Wasiak is the South Jersey of the Year Nonprofit Sector Honoree. As president and CEO of the Food Bank of South Jersey, Wasiak oversees all aspects of the organization, including financial sustainability, operational efficiency, community engagement, advocacy, staff enrichment, and board development. Under his leadership, FBSJ continues its mandate to alleviate hunger by eliminating barriers to food access and offering relevant programming and resources that seek to improve the lives of impacted residents. As an accomplished executive with more than 35 years of management and leadership experience, Wasiak is steering FBSJ to build upon the organization’s core competencies and pave the way for innovation and sustainability.

 

As noted, Mitchell received the Lifetime Achievement Award. In 1967, he founded the North Camden Day Care Program, which would later soon become Respond, Inc. Under his 54-year tenure, Respond became the largest day care provider in Camden County and expanded its programming to include rental housing and home ownership; services and housing for the elderly; and day programs for the homeless. It also provides workforce development programs in culinary arts and automotive technology, as well as a landscaping training program. Mitchell also received WRI’s South Jerseyan of the Year Award in 2005 for his work in the nonprofit sector.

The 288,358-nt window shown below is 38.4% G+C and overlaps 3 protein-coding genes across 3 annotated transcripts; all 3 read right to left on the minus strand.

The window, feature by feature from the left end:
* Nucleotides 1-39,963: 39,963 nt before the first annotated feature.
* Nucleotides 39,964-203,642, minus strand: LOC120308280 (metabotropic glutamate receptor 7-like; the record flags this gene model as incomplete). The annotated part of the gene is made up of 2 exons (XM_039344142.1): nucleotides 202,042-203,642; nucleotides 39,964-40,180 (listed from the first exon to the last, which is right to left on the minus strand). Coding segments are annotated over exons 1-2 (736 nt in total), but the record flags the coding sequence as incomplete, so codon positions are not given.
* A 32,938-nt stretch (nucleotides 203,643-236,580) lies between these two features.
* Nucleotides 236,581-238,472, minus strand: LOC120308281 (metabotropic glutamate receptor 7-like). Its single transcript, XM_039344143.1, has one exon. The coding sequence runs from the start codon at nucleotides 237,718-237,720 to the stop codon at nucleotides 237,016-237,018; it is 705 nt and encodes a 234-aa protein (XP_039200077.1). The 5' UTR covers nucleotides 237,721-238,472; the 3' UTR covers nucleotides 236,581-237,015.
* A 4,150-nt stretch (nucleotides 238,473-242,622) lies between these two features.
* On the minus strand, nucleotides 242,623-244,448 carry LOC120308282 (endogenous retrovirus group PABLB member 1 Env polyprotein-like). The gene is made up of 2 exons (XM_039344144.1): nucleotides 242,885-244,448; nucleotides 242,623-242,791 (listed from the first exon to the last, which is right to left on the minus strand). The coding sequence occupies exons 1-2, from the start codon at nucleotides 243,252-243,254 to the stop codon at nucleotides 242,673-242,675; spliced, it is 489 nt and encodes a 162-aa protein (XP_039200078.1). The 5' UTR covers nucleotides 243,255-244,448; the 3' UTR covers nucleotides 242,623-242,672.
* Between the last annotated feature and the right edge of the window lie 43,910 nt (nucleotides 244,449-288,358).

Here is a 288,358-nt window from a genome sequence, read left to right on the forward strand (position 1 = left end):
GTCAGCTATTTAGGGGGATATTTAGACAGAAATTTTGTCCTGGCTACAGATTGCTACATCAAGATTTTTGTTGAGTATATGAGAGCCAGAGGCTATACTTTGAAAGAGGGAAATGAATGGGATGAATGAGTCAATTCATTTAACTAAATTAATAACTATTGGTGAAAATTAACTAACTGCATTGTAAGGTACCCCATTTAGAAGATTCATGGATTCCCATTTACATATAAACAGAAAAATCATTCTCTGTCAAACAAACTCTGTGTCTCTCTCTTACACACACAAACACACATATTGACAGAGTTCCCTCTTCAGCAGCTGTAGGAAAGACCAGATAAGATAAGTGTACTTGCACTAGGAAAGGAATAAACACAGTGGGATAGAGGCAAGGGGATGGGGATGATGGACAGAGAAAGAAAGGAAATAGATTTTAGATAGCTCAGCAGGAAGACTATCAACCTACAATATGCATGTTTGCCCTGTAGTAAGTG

Proceeds from the awards and scholarship dinner will afford Rutgers–Camden students opportunities to engage in real-world public affairs projects in service of the region’s residents. A key student engagement strategy is the WRI Graduate Fellowship, which supports graduate students in conducting research centered on the southern New Jersey region.

 

“Student engagement has always been central to the Walter Rand Institute for Public Affairs and aligns with Rutgers–Camden's broader approach to providing meaningful experiences for students,” said Rutgers University–Camden Chancellor Antonio D. Tillis. “Due to the generosity of our community partners, WRI is training the next generation of social science researchers and giving them an opportunity to give back to their communities, both incredibly valuable experiences.”